HARPER, Maryland – The president of the William V. S. Tubman University, Elliot Wreh-Wilson, has announced that a lack of funds flowing to the university has led to a decrease in professors at the nation’s second-largest public university.
Addressing students on the institution’s main campus, Wreh-Wilson disclosed that since he took over as president of the university, the central government has only made available US$ 5,250 to be used to operate the university.
As a result, he said the university lacks the funds to hire qualified professors to teach at the institution, a situation that was impeding the smooth operations of Tubman University. He said the administration was trying its best to attract qualified professors, but those efforts have not worked.
“The major problem has to do with money which is hampering the smooth operations of the university,” he said.
Wreh-Wilson told students he was concerned about the lack of qualified professors and the impact it was having on students’ ability to learn, even though President George Weah had waived tuition for them.
He suggested that the tuition waiver decree was handicapping the university, as last semester, the university did not collect tuition from students. Moreover, students were refusing to pay the fees that the university is still allowed to collect.
Of the 1,944 students enrolled at the institution this semester, Wreh-Wilson said only 208 students had paid the L$250 (US$1.54) insurance fee charged by the university
The university president said the Ministry of Finance and Development Planning of Liberia had recently promised to provide US$10,000 to the institution after the Student Government Association president, John Tarr, drew attention to the matter. However, that funding has still not arrived.
“Since John Tarr spoke on ELBC Radio in Monrovia, we have gotten zero from the Ministry of Finance and Development Planning,” Wreh-Wilson added.
Since his arrival, Wreh-Wilson said he has submitted the names of 26 professors to be hired within different departments at the university; however, he said the Finance Ministry has not approved any.
“If I was lying, I [would] not say things publicly to put it on the radio,” he noted.
Even if the funds allocated to the university in the national budget were to arrive, Wreh-Wilson said the university might still be cash strapped. He noted that the legislature had reduced the institution’s budget by US$200,000.
He said he would divert the US$133,000 appropriated for goods and services to professors’ salaries because students of the institution have refused to pay required fees.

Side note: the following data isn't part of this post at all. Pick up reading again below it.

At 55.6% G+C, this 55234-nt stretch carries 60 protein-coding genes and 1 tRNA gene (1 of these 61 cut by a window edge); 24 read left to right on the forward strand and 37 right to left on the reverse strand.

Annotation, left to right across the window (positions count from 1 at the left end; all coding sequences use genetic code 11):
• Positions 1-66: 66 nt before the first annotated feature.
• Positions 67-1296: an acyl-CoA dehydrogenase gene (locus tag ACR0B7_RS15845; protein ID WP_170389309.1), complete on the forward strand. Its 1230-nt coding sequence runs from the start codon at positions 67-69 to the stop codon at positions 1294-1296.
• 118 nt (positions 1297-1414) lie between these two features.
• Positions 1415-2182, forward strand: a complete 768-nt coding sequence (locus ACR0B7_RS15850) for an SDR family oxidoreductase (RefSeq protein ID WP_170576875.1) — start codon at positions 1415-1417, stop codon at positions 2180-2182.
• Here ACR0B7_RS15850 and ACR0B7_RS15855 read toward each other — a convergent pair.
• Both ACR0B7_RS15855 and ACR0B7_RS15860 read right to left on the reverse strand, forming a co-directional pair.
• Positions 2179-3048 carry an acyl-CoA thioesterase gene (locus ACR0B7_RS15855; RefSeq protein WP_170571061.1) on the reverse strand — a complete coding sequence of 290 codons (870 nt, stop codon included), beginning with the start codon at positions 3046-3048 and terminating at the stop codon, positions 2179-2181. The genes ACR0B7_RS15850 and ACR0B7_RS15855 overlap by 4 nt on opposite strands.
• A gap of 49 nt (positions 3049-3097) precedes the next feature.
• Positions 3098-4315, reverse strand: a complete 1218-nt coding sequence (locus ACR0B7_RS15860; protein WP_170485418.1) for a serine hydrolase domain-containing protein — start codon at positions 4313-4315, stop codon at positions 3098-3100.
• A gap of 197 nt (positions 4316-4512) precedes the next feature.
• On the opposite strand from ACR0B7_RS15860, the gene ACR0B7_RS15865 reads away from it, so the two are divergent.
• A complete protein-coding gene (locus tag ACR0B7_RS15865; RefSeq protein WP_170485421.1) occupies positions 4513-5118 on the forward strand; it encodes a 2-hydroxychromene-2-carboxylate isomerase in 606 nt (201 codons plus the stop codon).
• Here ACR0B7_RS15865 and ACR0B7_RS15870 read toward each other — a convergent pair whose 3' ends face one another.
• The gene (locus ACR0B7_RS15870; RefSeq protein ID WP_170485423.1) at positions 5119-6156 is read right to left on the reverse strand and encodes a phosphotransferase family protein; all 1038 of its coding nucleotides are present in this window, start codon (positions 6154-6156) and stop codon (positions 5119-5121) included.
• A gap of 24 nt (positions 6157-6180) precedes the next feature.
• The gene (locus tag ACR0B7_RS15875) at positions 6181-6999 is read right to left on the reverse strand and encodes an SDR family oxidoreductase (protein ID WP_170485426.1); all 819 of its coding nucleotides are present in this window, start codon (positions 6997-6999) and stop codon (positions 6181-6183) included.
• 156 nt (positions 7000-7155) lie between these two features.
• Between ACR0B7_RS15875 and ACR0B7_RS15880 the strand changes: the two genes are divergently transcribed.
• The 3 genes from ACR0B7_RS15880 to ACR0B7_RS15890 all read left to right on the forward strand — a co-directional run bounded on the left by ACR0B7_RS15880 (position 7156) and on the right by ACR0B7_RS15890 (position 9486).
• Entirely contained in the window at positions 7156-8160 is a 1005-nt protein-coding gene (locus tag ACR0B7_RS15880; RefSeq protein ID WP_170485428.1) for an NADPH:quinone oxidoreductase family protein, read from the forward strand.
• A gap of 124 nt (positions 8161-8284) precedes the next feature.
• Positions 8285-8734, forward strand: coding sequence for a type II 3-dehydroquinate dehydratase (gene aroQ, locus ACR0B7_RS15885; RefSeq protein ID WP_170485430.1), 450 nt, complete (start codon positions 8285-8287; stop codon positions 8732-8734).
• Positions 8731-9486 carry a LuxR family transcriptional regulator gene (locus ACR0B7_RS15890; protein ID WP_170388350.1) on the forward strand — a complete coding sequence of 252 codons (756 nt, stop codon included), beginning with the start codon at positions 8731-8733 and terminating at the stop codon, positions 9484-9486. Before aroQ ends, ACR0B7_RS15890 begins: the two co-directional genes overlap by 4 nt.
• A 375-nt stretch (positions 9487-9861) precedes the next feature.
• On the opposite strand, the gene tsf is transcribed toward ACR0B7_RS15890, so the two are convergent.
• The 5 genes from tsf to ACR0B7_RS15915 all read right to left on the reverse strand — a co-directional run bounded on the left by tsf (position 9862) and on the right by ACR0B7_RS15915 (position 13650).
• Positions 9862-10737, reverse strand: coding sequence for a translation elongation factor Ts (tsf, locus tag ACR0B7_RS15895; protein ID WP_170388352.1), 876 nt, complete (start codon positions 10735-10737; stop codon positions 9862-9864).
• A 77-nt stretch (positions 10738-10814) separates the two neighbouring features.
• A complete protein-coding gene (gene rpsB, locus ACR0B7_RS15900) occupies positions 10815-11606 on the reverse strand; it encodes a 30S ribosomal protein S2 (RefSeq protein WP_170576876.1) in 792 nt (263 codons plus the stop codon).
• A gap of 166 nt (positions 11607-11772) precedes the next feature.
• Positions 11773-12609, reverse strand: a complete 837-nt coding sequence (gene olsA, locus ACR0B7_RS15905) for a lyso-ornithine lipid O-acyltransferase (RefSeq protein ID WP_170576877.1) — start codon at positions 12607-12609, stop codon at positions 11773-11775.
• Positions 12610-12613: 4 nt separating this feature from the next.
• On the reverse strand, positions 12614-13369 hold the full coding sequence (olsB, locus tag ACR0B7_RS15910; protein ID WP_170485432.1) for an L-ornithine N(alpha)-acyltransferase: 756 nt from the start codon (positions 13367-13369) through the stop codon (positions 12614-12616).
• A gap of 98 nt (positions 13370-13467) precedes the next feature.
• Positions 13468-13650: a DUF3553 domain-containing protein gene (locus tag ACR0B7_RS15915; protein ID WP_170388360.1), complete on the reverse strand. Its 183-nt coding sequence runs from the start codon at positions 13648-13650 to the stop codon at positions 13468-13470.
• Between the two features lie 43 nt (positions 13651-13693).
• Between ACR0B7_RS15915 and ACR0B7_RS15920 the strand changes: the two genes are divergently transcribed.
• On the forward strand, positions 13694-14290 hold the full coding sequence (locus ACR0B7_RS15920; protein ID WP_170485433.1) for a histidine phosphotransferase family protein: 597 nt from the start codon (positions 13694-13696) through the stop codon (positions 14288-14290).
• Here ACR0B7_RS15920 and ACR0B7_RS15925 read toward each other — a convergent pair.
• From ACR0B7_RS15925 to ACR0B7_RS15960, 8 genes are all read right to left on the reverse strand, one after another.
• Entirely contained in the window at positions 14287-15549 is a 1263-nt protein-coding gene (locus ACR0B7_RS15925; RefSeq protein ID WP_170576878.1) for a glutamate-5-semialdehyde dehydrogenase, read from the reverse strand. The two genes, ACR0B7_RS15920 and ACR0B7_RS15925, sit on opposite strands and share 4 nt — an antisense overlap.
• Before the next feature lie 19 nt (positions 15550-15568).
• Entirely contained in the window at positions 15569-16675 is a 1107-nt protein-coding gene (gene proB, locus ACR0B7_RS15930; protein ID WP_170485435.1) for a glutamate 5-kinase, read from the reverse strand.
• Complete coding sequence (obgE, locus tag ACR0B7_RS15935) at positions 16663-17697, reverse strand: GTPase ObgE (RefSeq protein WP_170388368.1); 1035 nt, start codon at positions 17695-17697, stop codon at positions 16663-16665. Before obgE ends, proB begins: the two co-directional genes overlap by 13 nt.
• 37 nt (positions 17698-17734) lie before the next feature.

Meanwhile, Wreh-Wilson has warned students who are not on scholarship or financial aid to pay their activity fees before midterm exams or risk being considered auditors, whose grades will not be recorded by the registrar’s office. He said the vast majority of students had not paid the activity fees this semester.
However, despite the financial constraints, Wreh-Wilson confirmed that the university was able to hire two professors for the Environmental Science Department and the College of Engineering.
He said the institution had generated US$30,000 in scholarship fees paid by the Maryland Oil Palm Production and the Cavalla Rubber Corporation to hire the two professors.
Prior to the hiring, the College of Arts and Sciences had written Wreh-Wilson asking for professors for the Biology and Environment Science Departments. The college noted that two professors – Richard A. Adu and Adebayo Fashina – had abruptly resigned, resulting in students within the college being unable to attend classes.
Several other professors at the university have also been absent from classes this semester.
President Weah’s announcement of a tuition waiver has already been linked to worsening sanitary conditions at the University of Liberia in Monrovia. A lack of water in toilets has led to open defecation at the university’s Capitol Hill campus.
On October 24, 2018, Weah announced that the new policy would immediately take effect at all public tertiary institutions across the country. He said the move was motivated by his discovery that the lack of funds to pay tuition was preventing some students from acquiring education.
However, the president failed to detail the full financial impact of the announcement on the operations of Liberia’s ten public institutions of higher learning, including the University of Liberia and Tubman University.
Additionally, he did not detail precisely where the funds to cover tuition would originate and the 2018/2019 fiscal year budget had already been passed many months before.
Featured photo by Franklin Nehyalor